Things were never rosy for AFAB people seeking abortions around the country, even legally. Now that abortion is a shakier right, I’m wondering how this will affect the industry for deliberately escapist, light-and-fizzy reads. I’m certain readers will continue to crave the candy-colored joy of a low stakes beach read. However, these books might also start to obliquely reference the realities of the American political world.
I wonder if there will be an uptick in historical, or sci-fi and fantasy genre fiction, which take place in a world where gender-based discrimination is heightened. Although many states are working to impose restrictions on anyone who is not a cisgender man, writing directly about our reality might be hard for readers to gravitate towards. It might be preferable to dive into a different world of fiction to process our terrifying reality.
I also think there will be a rise in horror fiction about gender-based violence because of the recent popularity of books and movies that tackle social issues head-on with horror. I personally hope there are also a small number of books imbued with hope and optimism and imagining a way forward. I’m not arguing for fiction that ignores our current reality, but fiction which offers a spark for people to keep fighting for equal rights.
In the past, female authors wrote under male or gender neutral-sounding pseudonyms in order to get their work published. Men determined that writing as a career would distract women from their proper duties of child-rearing and housework. Mary Ann Evans (better known as George Eliot) published her books with a pseudonym because she wanted her work to be assessed on its merits alone: women writers weren’t seen as intellectually important.
It’s not just that the writers wanted their work to be assessed holistically; they knew their ideas, themes, and literary merits would be dismissed just on the basis of their gender. To sneak any transgressive ideas or complex female characters into the intellectual canon, these women had to hide their identities for their writing to be taken seriously.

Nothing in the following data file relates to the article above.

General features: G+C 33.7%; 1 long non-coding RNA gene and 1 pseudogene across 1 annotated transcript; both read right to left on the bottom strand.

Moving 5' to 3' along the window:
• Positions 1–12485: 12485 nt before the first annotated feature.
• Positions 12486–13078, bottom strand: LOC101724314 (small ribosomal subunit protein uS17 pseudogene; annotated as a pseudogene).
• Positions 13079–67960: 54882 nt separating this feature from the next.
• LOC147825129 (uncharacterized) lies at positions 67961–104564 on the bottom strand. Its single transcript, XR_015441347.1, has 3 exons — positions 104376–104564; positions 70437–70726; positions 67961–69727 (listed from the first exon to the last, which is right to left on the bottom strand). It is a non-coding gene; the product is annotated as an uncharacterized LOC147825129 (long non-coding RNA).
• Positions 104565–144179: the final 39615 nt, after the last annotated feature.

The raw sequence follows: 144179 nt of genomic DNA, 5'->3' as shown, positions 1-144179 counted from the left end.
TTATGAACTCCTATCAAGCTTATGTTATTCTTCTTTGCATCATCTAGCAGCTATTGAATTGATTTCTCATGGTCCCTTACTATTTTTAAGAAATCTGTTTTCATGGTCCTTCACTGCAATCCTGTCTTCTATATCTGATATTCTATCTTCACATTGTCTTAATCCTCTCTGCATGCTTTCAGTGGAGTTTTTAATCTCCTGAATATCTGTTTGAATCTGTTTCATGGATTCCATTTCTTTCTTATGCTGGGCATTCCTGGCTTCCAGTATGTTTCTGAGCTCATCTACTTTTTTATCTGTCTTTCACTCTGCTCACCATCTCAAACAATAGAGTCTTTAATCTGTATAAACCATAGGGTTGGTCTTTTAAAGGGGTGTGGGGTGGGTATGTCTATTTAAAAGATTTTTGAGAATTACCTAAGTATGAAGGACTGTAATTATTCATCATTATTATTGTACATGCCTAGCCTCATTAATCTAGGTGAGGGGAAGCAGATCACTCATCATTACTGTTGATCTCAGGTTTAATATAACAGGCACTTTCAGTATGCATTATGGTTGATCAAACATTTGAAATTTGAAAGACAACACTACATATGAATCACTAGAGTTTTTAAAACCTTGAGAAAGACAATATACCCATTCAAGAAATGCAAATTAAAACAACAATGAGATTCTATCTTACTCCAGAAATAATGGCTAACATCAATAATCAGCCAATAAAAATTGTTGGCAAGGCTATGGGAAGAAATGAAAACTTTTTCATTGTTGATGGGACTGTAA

Although the publishing industry can be really slow to change, the summer of 2020 caused a sea change in what types of books were being purchased and changes made to publishing houses to reflect these purchasing patterns. The summer of 2020 caused a major uptick in customers purchasing social justice books, a trend which persisted in 2021. This past summer, the New York Times Magazine published a long piece about the attempt to address historically exclusionary practices in publishing, especially towards women of color.
Even if things are changing quickly in customer buying patterns, publishing is slow to change because of a variety of issues. The first one is that writing, selling, and publishing a book takes a long time. However, there is also a crisis of faith in the publishing industry itself among young, overworked book professionals. The lack of response to worker concerns from publishing executives will continue to drive out workers from marginalized backgrounds.
These past trends call into question how the publishing industry will respond to the Dobbs v. Jackson decision that ended the protects set by Roe v. Wade. Censorship to books about abortion and reproductive autonomy will likely ramp up in states where abortion access is restricted or nonexistent. Authors might choose to publish anonymously if they are writing about fiction or nonfiction about these places with punitive laws against people who seek or assist in abortion care. Pseudonyms might be a safety measure.
The issues with low pay and burnout in the publishing industry are driving out employees who would be the champions of books by marginalized authors. When you only have privileged people in publishing, choosing which books get published and publicized, you get an American Dirt situation. I’m sure agents and acquiring editors will look for realistic stories about abortion and reproductive care or deeply reported histories of various states where access is restricted. My concern is that the majority of these stories will be skewed to the white perspective.
Overall, I think we can expect the slew of books about reproductive justice in about a year or two. Writers who have books on submission that fit the theme will get their work picked up, and writers who are currently focused on projects related to the topic are probably hard at work right now. With the issues facing the publishing industry right now (including corporate consolidation, employee burnout, and the failure to champion diverse talent), it’s hard to say if these books will show a diverse spectrum of experience.